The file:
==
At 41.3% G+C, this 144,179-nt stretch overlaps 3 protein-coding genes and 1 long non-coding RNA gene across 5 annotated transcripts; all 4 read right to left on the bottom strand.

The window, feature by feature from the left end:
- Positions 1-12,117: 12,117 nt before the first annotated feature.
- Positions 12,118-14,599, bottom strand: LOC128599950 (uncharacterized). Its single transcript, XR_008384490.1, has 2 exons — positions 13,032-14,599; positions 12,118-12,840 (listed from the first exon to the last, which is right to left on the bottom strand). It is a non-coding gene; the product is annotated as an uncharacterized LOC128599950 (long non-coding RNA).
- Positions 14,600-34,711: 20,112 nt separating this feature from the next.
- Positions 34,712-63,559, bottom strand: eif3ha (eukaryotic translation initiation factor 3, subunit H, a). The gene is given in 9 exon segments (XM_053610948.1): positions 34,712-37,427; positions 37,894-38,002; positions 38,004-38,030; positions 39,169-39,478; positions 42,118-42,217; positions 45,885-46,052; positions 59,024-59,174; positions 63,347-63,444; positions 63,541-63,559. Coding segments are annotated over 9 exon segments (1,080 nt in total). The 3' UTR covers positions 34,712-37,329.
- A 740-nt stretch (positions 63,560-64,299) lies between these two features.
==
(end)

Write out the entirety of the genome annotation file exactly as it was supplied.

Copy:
At 41.3% G+C, this 144,179-nt stretch overlaps 3 protein-coding genes and 1 long non-coding RNA gene across 5 annotated transcripts; all 4 read right to left on the bottom strand.

The window, feature by feature from the left end:
- Positions 1-12,117: 12,117 nt before the first annotated feature.
- Positions 12,118-14,599, bottom strand: LOC128599950 (uncharacterized). Its single transcript, XR_008384490.1, has 2 exons — positions 13,032-14,599; positions 12,118-12,840 (listed from the first exon to the last, which is right to left on the bottom strand). It is a non-coding gene; the product is annotated as an uncharacterized LOC128599950 (long non-coding RNA).
- Positions 14,600-34,711: 20,112 nt separating this feature from the next.
- Positions 34,712-63,559, bottom strand: eif3ha (eukaryotic translation initiation factor 3, subunit H, a). The gene is given in 9 exon segments (XM_053610948.1): positions 34,712-37,427; positions 37,894-38,002; positions 38,004-38,030; positions 39,169-39,478; positions 42,118-42,217; positions 45,885-46,052; positions 59,024-59,174; positions 63,347-63,444; positions 63,541-63,559. Coding segments are annotated over 9 exon segments (1,080 nt in total). The 3' UTR covers positions 34,712-37,329.
- A 740-nt stretch (positions 63,560-64,299) lies between these two features.